BMG has acquired the songbook of beloved, Grammy-winning singer-songwriter Harry Nilsson for an undisclosed amount, the company announced Monday (Nov. 14).
The deal includes Nilsson’s publishing catalog and revenue streams from songs such as “One”, “Coconut”, “Jump Into the Fire”, “Gotta Get Up” and “Me and My Arrow” as well as songs co-written with John Lennon (“Mucho Mungo/Mt. Elga” and “Old Dirt Road”), Danny Kortchmar (“(Thursday) Here’s Why I Did Not Go to Work Today” and “Moonshine Bandit”), Dr. John (“Daylight Has Caught Me”) and Ringo Starr (“How Long Can Disco On”). The deal also includes artist earnings from Nilsson’s recordings, including hits he didn’t write like “Everybody’s Talkin'” and “Without You.”
Nilsson released 18 studio albums over the course of his career, including his 1966 debut Nilsson in the spotlight, Harry, Nilsson sings Newman, Nilsson Schilson, A little touch of Schmilsson at nightthose produced by Lennon pussy cats, Knillsson and paint monkey. The list also includes soundtracks for Skidoo, son of Dracula and pop eyeas well as the posthumous album Lost and found. Nilsson died of a heart attack in 1994 at the age of 52 while recording the latter album, which was completed and released 25 years later in 2019.
As part of the acquisition, BMG will work with Nilsson’s family to explore opportunities around its other creative assets. These include Nilsson’s story for The point! — the 1971 ABC TV special for which he also wrote the soundtrack — as well as his name, likeness, and likeness, including for film, television, stage, and books.
Nilsson began his music career in 1960s Los Angeles as a songwriter for groups such as The Monkees and Three Dog Night. In 1969, he broke through with his cover of Fred Neil’s “Everybody’s Talkin’,” peaking at number 6 on the Billboard Hot 100 and earning him a Grammy for Best Contemporary Male Vocal Performance. With his seventh album “1971” he consolidated his status as a left-wing hitmaker Nilsson Schmilsson. This set was nominated for Album of the Year at the 1973 Grammys and eventually earned RIAA-certified gold for the strength of hit singles, including the #1 smash “Without You” (a cover of the song by Badfinger), “Jump Into the Fire” and “Coconut”. This was followed by the sale of gold son of Schmilsson the following year. The album’s biggest hit, “Spaceman”, peaked at number 23 on the Hot 100.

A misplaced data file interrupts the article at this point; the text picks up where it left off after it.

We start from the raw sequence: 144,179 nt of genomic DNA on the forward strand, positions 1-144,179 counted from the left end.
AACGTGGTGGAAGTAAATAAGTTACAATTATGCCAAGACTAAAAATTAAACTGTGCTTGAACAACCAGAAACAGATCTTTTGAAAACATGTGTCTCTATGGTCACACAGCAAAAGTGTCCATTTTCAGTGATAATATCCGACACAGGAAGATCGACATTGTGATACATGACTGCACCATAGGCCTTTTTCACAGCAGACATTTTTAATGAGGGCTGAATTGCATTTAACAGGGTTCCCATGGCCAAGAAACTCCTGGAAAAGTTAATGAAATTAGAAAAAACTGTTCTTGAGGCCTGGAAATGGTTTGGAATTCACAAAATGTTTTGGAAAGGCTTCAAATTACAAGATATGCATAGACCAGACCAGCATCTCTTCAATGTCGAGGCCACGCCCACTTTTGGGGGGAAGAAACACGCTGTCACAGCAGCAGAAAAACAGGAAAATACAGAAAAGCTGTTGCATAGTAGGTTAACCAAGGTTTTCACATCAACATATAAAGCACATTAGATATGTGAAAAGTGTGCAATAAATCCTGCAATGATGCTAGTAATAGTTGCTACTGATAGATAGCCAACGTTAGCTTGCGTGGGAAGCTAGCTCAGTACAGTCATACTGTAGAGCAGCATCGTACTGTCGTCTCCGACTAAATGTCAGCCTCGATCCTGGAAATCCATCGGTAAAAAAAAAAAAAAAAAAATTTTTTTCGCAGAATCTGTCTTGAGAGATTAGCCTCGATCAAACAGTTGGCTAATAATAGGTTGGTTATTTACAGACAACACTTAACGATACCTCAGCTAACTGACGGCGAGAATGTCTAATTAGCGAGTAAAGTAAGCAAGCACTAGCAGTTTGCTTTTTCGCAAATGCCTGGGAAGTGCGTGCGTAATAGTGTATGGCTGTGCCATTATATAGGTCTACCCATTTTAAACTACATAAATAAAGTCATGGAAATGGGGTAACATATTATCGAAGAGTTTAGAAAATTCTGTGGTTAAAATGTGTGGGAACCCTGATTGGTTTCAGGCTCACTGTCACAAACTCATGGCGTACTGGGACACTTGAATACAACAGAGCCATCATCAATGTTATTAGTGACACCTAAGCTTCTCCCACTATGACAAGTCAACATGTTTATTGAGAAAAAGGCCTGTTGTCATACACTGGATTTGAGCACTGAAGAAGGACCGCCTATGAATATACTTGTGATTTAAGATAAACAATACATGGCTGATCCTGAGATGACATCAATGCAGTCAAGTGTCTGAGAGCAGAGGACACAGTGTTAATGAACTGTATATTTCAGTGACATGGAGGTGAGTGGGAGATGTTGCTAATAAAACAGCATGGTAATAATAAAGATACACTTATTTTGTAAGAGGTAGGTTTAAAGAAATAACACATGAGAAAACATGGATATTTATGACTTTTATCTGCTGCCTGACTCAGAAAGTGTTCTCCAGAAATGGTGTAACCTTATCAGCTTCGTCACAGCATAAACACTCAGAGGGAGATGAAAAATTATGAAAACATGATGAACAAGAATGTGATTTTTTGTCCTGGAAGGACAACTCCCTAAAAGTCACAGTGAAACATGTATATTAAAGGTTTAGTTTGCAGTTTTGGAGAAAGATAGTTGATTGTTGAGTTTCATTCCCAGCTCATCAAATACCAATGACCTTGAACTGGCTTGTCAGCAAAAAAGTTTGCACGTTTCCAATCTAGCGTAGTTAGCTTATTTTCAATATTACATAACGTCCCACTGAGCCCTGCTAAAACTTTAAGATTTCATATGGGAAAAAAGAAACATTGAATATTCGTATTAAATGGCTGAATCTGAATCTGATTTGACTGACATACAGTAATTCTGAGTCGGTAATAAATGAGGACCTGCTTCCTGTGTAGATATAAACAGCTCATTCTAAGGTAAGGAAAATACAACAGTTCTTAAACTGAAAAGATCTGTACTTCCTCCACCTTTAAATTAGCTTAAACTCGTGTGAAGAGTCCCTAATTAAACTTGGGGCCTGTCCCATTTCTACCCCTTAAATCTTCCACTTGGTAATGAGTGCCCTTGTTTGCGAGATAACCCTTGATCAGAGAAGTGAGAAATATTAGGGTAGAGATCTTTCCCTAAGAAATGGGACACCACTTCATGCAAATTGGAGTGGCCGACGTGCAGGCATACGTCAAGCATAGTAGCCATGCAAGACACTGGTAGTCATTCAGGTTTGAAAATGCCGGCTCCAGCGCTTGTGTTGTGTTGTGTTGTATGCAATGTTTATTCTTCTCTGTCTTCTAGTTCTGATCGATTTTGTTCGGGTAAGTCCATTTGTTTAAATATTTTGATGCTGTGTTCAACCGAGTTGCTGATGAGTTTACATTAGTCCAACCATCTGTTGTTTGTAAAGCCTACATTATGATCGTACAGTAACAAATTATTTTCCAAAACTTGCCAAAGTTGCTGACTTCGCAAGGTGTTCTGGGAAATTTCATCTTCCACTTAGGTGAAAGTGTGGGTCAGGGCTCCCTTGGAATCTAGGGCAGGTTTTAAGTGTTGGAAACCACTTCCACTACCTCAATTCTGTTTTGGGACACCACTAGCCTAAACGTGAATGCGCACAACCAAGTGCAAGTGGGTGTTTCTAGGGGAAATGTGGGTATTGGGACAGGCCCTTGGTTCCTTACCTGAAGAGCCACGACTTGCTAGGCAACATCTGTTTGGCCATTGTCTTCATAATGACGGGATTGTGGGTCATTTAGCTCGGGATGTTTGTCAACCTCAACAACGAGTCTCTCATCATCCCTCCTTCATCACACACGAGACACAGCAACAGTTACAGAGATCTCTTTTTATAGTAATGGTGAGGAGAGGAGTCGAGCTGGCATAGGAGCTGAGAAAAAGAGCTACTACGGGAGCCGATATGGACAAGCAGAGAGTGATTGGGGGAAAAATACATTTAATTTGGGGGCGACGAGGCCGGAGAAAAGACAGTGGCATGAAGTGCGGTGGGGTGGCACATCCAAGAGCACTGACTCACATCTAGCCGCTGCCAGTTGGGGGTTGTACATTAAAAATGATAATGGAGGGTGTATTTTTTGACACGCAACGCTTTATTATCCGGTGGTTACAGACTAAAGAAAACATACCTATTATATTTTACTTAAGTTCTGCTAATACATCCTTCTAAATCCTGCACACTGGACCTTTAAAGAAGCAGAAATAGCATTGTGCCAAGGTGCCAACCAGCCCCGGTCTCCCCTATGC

Over the decades, Nilsson’s music has gained popularity thanks to placements in films and television shows such as B. Found new generations of fans Goodfellas (“Jump into the Fire”), Reservoir Dogs (“Coconut”), Russian doll (“Have to get up”), Forrest Gump (“Everybody’s Talkin'”) and You have mail (“The Puppy Song”).
The Nilsson family team was led by John Rudolph of 1.618 Industries, Inc. (formerly Music Analytics) with advice from Jason Karlov and Amanda Taber from Barnes & Thornburg.
“We are delighted to have found a partner who shares our love and reverence for Harry’s legacy,” the Nilsson family said in a statement. “We look forward to a long relationship with BMG and to celebrating this true genius of pop music together.”
Thomas Scherer, BMG President of Repertoire & Marketing, Los Angeles and New York, added: “For generations, Harry Nilsson’s timeless music has fascinated millions of people around the world. As a brilliant songwriter with an extraordinarily beautiful and unique voice, we will ensure his spirit thrives for generations to come. We are honored that the Nilsson family has chosen BMG to steward its musical legacy and proud to represent the cherished works of Harry Nilsson.”
Other recent acquisitions by BMG include the publishing and/or recorded catalogs of John Legend, Mötley Crüe, John Lee Hooker and ZZ Top.